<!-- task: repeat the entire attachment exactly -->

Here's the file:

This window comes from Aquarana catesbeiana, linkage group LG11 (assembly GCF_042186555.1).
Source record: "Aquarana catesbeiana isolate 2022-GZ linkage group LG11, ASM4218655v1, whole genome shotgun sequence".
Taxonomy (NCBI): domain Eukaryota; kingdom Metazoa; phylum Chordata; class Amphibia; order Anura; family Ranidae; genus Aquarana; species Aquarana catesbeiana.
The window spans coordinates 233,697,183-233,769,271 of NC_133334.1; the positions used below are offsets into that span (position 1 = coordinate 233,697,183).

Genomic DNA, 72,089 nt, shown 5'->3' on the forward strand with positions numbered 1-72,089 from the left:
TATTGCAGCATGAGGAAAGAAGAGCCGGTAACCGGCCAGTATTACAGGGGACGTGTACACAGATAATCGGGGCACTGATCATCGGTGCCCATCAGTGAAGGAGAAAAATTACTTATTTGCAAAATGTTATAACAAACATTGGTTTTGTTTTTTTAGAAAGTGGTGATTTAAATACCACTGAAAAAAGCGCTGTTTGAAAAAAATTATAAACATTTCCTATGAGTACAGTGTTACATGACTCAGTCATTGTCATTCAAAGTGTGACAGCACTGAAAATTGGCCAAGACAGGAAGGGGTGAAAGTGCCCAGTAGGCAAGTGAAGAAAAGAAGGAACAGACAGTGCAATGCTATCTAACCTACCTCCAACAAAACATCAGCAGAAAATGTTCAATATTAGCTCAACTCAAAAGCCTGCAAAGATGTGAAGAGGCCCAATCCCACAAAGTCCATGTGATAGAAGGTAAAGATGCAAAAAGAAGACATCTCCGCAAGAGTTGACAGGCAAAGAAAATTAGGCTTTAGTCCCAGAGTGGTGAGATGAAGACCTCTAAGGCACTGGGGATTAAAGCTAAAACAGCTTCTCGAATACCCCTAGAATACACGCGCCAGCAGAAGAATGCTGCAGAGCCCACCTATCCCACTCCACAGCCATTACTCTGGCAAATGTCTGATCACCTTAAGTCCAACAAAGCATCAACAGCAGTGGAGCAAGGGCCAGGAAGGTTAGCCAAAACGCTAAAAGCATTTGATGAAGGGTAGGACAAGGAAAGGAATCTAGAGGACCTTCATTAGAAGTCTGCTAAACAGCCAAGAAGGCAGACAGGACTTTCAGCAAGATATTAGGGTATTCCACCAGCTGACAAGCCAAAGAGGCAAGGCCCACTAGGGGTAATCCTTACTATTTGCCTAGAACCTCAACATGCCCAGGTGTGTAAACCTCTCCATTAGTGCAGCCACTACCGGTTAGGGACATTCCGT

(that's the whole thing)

This window comes from Aquarana catesbeiana, linkage group LG11 (assembly GCF_042186555.1).
Source record: "Aquarana catesbeiana isolate 2022-GZ linkage group LG11, ASM4218655v1, whole genome shotgun sequence".
Taxonomy (NCBI): domain Eukaryota; kingdom Metazoa; phylum Chordata; class Amphibia; order Anura; family Ranidae; genus Aquarana; species Aquarana catesbeiana.
The window spans coordinates 233,697,183-233,769,271 of NC_133334.1; the positions used below are offsets into that span (position 1 = coordinate 233,697,183).

Genomic DNA, 72,089 nt, shown 5'->3' on the forward strand with positions numbered 1-72,089 from the left:
TATTGCAGCATGAGGAAAGAAGAGCCGGTAACCGGCCAGTATTACAGGGGACGTGTACACAGATAATCGGGGCACTGATCATCGGTGCCCATCAGTGAAGGAGAAAAATTACTTATTTGCAAAATGTTATAACAAACATTGGTTTTGTTTTTTTAGAAAGTGGTGATTTAAATACCACTGAAAAAAGCGCTGTTTGAAAAAAATTATAAACATTTCCTATGAGTACAGTGTTACATGACTCAGTCATTGTCATTCAAAGTGTGACAGCACTGAAAATTGGCCAAGACAGGAAGGGGTGAAAGTGCCCAGTAGGCAAGTGAAGAAAAGAAGGAACAGACAGTGCAATGCTATCTAACCTACCTCCAACAAAACATCAGCAGAAAATGTTCAATATTAGCTCAACTCAAAAGCCTGCAAAGATGTGAAGAGGCCCAATCCCACAAAGTCCATGTGATAGAAGGTAAAGATGCAAAAAGAAGACATCTCCGCAAGAGTTGACAGGCAAAGAAAATTAGGCTTTAGTCCCAGAGTGGTGAGATGAAGACCTCTAAGGCACTGGGGATTAAAGCTAAAACAGCTTCTCGAATACCCCTAGAATACACGCGCCAGCAGAAGAATGCTGCAGAGCCCACCTATCCCACTCCACAGCCATTACTCTGGCAAATGTCTGATCACCTTAAGTCCAACAAAGCATCAACAGCAGTGGAGCAAGGGCCAGGAAGGTTAGCCAAAACGCTAAAAGCATTTGATGAAGGGTAGGACAAGGAAAGGAATCTAGAGGACCTTCATTAGAAGTCTGCTAAACAGCCAAGAAGGCAGACAGGACTTTCAGCAAGATATTAGGGTATTCCACCAGCTGACAAGCCAAAGAGGCAAGGCCCACTAGGGGTAATCCTTACTATTTGCCTAGAACCTCAACATGCCCAGGTGTGTAAACCTCTCCATTAGTGCAGCCACTACCGGTTAGGGACATTCCGT